Photo: Drew Angerer/Getty Images

The Trump administration did not follow a National Security Council "playbook" detailing how the federal government should respond to global pandemics, Politico's Dan Diamond and Nahal Toosi report.

Why it matters: Based on recommendations from the document, the government should have started gathering personal protective equipment like masks and gloves at least two months ago in preparation for coronavirus.

  • "You often hear government officials say 'there's no playbook for dealing with this.' Except, in the case of this pandemic, there *was* a playbook -- literally, a secretive NSC document with 'PLAYBOOK' stamped on it," Politico's Tim Alberta tweeted.
  • The Trump administration, state governments and hospitals are currently scrambling to find personal protection equipment for health workers on the front lines of the pandemic and patients with severe symptoms.

The big picture: Civil servants wrote the playbook after the 2014-2015 Ebola outbreak to ensure that the response to the next epidemic was handled better.

Via Politico

The Trump administration was briefed on the playbook 2017, according to Politico, but it was never fully adopted as strategy.

What they're saying: "We are aware of the document, although it's quite dated and has been superseded by strategic and operational biodefense policies published since," a NSC official told Politico.

  • "The plan we are executing now is a better fit, more detailed, and applies the relevant lessons learned from the playbook and the most recent Ebola epidemic in the [Democratic Republic of the Congo] to COVID-19.”

Read the 69-page playbook on fighting pandemics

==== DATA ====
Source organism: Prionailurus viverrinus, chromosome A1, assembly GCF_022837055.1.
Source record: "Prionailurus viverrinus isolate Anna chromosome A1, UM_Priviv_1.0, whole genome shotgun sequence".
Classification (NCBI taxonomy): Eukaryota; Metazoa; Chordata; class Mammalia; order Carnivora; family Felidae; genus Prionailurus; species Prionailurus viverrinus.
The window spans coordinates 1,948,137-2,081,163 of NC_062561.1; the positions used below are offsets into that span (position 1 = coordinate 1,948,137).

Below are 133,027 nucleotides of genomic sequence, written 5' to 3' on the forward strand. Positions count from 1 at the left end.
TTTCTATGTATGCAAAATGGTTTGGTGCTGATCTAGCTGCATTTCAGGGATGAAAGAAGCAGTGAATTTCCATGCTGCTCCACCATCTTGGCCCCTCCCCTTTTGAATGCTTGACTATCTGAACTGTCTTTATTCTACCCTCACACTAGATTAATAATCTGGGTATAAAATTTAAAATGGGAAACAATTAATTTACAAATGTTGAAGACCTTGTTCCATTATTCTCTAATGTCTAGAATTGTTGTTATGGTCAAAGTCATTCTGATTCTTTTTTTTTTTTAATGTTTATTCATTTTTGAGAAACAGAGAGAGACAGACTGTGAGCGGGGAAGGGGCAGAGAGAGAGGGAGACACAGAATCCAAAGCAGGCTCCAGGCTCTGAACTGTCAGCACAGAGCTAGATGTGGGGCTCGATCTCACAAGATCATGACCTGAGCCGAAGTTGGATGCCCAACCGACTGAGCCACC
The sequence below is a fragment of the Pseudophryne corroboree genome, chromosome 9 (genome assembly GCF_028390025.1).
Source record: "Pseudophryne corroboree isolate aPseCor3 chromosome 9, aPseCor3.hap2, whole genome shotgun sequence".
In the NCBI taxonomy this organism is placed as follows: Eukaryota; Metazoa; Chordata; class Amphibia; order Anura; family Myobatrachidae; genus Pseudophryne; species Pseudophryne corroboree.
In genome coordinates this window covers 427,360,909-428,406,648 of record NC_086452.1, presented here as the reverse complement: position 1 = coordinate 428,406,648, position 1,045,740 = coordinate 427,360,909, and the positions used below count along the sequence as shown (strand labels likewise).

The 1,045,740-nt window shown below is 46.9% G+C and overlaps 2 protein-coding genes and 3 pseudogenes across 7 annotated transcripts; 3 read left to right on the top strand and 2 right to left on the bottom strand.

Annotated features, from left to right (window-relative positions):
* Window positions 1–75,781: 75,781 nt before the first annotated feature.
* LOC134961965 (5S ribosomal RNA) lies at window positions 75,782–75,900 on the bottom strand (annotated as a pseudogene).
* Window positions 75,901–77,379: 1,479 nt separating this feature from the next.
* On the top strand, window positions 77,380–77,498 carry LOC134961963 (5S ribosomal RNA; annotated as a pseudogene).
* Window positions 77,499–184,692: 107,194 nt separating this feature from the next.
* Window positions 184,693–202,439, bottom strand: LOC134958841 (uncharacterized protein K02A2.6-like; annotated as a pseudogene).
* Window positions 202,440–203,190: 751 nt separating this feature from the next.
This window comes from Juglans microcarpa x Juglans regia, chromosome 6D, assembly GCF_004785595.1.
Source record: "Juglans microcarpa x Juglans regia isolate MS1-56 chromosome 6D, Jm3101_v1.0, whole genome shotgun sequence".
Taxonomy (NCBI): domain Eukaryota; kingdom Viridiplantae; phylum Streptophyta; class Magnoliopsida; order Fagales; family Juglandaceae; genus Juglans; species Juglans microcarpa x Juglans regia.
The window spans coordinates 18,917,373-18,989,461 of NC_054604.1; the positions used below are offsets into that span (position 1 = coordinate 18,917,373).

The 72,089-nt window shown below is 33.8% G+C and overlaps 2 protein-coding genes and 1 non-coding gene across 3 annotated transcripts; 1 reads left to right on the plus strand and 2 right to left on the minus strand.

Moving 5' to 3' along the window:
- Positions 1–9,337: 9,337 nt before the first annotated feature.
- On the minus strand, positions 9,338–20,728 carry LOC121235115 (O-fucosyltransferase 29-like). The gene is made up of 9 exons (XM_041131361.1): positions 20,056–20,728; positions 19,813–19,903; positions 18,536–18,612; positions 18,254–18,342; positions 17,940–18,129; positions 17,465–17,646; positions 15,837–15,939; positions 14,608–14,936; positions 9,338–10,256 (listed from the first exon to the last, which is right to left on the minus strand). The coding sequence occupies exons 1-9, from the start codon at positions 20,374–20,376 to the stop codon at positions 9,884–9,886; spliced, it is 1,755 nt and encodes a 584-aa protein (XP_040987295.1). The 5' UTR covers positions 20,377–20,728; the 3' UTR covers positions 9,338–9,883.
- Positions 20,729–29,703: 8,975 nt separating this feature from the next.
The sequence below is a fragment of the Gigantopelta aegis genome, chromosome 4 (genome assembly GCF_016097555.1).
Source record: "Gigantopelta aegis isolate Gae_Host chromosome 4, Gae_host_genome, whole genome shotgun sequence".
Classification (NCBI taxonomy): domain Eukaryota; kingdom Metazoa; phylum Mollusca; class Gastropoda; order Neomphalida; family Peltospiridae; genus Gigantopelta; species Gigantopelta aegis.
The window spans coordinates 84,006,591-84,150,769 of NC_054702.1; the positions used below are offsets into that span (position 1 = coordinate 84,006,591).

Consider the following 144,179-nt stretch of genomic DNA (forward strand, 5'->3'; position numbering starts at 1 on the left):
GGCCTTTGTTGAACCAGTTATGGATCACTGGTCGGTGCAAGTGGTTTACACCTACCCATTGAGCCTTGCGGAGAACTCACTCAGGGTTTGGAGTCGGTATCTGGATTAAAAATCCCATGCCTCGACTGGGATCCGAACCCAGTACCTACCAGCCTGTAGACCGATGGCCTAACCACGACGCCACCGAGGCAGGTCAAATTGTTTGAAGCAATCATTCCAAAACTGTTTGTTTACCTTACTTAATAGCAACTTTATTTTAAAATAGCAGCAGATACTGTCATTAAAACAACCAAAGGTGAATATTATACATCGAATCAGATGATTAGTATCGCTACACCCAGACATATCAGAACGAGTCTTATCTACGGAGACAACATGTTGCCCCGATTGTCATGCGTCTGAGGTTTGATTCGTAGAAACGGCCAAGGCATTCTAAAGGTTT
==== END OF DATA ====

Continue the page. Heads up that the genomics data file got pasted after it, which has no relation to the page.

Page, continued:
Go deeper: Dangerous backlog: Coronavirus results can take a week or more

Go deeper

Updated 6 hours ago - Politics & Policy

Coronavirus dashboard

Illustration: Sarah Grillo/Axios

  1. Global: Total confirmed cases as of 7 p.m. ET: 12,859,834 — Total deaths: 567,123 — Total recoveries — 7,062,085Map.
  2. U.S.: Total confirmed cases as of 7 p.m. ET: 3,297,501— Total deaths: 135,155 — Total recoveries: 1,006,326 — Total tested: 40,282,176Map.
  3. States: Florida smashes single-day record for new coronavirus cases with over 15,000 — NYC reports zero coronavirus deaths for first time since pandemic hit.
  4. Public health: Ex-FDA chief projects "apex" of South's coronavirus curve in 2-3 weeks — Coronavirus testing czar: Lockdowns in hotspots "should be on the table"
  5. Education: Betsy DeVos says schools that don't reopen shouldn't get federal funds — Pelosi accuses Trump of "messing with the health of our children."

Scoop: How the White House is trying to trap leakers

Illustration: Sarah Grillo/Axios

President Trump's chief of staff, Mark Meadows, has told several White House staffers he's fed specific nuggets of information to suspected leakers to see if they pass them on to reporters — a trap that would confirm his suspicions. "Meadows told me he was doing that," said one former White House official. "I don't know if it ever worked."

Why it matters: This hunt for leakers has put some White House staffers on edge, with multiple officials telling Axios that Meadows has been unusually vocal about his tactics. So far, he's caught only one person, for a minor leak.

11 GOP congressional nominees support QAnon conspiracy

Lauren Boebert posing in her restaurant in Rifle, Colorado, on April 24. Photo: Emily Kask/AFP

At least 11 Republican congressional nominees have publicly supported or defended the QAnon conspiracy theory movement or some of its tenets — and more aligned with the movement may still find a way onto ballots this year.

Why it matters: Their progress shows how a fringe online forum built on unsubstantiated claims and flagged as a threat by the FBI is seeking a foothold in the U.S. political mainstream.